The starkness of it all may be a consequence of a small budget but I prefer to think is a deliberate choice made by people who are talented and they give a shit, and it shows. They make good choices at almost every turn. The wildly dramatic tableaux of victims fit very nicely thank you in the atmosphere of dread and theatricality. There is a blot though; an Izzard-shaped blot. Quite what Hannibal The Psychiatrist would think if that turned up as an answer in a Rorschach test I don’t know – even he might recoil in horror for a moment – but this blot is unfortunately real. Eddie Izzard is in the show, playing a character called Doctor Bollockactingman or something who is supposed to remind us all of the Hannibal Lecter given to us by Anthony Hopkins in The Silence of the Lambs. Only, while Anthony Hopkins might be a camp old overacting cash-gobbling drama queen, he is pretty good at it. Izzard, on the very other hand, lacks any theatricality, charisma, style or, not to put too fine a point on it, acting talent. He is like an actual real life mental patient who believes he is Anthony Hopkins. If the cameras had kept rolling he would probably have given us a bit of his Captain Bligh, or maybe Richard Nixon.
Let us leave aside that unfortunate casting decision and move on to the far more consequential and thankfully excellent choices for the key figures of Will Graham and Hannibal. Hugh Dancy, whose name is so nearly funny but isn’t, and Mads Mikkelsen are Will and Hannibal and very good they are too. Especially, to my mind, Hugh.
Will Graham may not be a raving psychopath himself but he has quite the affinity with them. Luckily, the psychopaths he investigates aren’t the sort to turn up, commit a murder and then leave quietly, making sure the door is properly closed, because those would not really allow Will to display his ability. What Will can do is place himself in the role of the murderer and from the crime scene piece together what took place, sort of like reverse engineering but with dead people. If all that took place was that someone got stabbed then, well, I don’t know if he’d be getting the big money he must be getting.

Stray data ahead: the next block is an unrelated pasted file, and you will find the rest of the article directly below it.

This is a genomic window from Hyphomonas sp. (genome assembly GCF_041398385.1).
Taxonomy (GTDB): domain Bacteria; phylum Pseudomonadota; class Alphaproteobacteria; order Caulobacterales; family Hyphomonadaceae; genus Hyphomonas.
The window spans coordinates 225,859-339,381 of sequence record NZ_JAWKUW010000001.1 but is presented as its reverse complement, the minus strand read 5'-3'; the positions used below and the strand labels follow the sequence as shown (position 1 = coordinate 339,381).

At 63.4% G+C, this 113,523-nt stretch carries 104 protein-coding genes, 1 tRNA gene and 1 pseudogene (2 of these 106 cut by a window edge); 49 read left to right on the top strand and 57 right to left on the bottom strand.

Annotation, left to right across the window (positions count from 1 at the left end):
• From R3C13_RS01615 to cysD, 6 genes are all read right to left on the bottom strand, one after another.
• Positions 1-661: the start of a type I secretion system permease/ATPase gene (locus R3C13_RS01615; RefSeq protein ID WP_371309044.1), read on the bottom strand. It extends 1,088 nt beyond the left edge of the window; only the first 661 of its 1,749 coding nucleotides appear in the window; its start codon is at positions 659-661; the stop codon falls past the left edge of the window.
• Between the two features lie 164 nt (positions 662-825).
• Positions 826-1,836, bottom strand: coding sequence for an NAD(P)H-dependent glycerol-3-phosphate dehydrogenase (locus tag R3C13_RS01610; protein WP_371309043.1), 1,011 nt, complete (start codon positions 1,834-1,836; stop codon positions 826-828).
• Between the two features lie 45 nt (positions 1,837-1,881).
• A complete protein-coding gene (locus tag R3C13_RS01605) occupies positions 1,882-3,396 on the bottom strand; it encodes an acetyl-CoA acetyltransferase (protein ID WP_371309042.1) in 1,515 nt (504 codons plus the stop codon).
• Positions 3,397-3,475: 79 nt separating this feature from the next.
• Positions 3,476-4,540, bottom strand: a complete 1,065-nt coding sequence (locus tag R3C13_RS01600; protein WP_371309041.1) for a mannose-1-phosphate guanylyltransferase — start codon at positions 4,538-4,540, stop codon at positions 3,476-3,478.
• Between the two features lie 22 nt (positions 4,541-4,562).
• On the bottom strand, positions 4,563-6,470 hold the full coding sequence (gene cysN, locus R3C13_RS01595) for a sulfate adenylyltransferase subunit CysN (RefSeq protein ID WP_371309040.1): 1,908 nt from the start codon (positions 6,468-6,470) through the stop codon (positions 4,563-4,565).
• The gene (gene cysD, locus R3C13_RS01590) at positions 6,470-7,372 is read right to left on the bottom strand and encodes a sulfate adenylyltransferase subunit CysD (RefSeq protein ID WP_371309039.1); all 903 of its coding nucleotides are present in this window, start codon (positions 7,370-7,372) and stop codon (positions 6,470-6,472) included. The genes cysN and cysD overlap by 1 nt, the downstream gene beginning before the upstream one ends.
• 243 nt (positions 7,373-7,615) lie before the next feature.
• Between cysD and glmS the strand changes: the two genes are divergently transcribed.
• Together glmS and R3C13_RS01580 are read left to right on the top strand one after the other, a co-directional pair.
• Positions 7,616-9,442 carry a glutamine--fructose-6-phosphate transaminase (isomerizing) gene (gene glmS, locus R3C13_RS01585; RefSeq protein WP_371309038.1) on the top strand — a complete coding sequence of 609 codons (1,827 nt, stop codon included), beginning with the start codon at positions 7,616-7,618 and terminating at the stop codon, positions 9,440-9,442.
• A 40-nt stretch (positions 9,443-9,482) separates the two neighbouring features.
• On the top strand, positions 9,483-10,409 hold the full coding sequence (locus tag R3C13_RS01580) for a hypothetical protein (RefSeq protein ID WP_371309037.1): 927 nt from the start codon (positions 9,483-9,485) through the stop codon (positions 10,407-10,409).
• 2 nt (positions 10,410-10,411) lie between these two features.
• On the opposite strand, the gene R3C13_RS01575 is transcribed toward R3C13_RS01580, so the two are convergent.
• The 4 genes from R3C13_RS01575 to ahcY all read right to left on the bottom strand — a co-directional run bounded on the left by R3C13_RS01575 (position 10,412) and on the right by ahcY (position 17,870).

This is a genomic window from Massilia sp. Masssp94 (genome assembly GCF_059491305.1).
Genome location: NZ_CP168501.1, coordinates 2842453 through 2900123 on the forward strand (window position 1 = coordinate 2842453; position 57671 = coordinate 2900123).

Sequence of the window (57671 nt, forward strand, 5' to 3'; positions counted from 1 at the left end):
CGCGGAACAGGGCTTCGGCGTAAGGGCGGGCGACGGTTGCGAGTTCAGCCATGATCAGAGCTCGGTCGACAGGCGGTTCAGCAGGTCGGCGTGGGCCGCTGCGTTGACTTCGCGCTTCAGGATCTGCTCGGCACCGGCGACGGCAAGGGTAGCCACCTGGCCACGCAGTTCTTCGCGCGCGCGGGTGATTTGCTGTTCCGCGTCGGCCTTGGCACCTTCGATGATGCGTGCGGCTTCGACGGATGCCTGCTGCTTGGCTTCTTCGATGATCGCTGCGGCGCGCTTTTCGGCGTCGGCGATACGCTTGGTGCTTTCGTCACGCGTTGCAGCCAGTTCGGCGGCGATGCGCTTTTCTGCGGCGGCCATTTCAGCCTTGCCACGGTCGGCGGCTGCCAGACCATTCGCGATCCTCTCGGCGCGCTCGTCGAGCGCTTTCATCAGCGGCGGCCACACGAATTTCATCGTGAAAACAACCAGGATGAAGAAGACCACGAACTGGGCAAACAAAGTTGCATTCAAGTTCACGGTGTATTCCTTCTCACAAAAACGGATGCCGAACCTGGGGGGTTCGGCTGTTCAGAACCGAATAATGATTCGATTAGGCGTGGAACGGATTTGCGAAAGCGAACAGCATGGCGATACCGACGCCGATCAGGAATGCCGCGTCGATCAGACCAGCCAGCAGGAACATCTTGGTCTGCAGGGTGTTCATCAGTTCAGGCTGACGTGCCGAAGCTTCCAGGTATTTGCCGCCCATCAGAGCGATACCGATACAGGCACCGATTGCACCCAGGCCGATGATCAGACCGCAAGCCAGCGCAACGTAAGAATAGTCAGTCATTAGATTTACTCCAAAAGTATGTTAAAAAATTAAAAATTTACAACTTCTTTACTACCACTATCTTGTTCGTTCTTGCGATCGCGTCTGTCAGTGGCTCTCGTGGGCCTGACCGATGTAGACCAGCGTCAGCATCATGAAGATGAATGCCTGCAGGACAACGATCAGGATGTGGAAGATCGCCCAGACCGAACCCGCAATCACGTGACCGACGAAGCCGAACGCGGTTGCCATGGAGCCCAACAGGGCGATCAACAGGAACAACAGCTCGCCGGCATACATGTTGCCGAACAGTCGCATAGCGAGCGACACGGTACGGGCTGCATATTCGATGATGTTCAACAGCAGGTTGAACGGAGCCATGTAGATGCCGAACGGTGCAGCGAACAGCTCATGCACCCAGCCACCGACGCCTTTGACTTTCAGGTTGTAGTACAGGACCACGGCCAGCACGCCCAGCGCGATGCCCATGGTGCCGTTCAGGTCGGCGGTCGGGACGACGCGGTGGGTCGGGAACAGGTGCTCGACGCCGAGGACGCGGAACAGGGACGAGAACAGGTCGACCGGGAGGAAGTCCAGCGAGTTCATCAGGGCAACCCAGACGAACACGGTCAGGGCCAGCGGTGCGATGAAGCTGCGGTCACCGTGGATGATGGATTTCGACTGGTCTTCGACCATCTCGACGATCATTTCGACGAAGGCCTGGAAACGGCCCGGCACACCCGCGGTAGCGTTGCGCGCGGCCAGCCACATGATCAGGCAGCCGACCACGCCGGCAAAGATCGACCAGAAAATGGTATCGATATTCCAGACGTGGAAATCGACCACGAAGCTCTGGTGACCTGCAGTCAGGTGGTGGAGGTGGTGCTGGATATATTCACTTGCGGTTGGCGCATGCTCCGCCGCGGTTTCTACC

Murders Will has understood include someone using people’s corpses to grow really good mushrooms (a method Alan Titchmarsh never recommended; which is probably why we see less of him these days) and someone who flayed the skin from his victims’ backs and made it into wings so they could be angels watching over him as he slept. The big nut. Of course, the giant blind spot for Will is Hannibal. All these murderers, and the biggest one of the lot is standing right there in his expensive suit with his floppy hair swept neatly into place. Will Graham is like a zoologist who can identify a thousand types of rare creature just from their footprints but can’t tell you that the gigantic leathery thing with a huge nose stood right in front of him is an elephant. This goes past dramatic irony and practically into pantomime. Maybe Hannibal should sneak up behind him and do a little dance so we can all shout, ‘The big mad cannibal fuck is behind you!’. If it did go full pantomime the chances of Will being played by H from Steps would greatly increase, though, and that would be a shame. Not because H wouldn’t bring his own stardust to the programme but because Hugh Dancy is convincingly troubled and a bit mad and if he wasn’t then the whole thing would probably fall apart.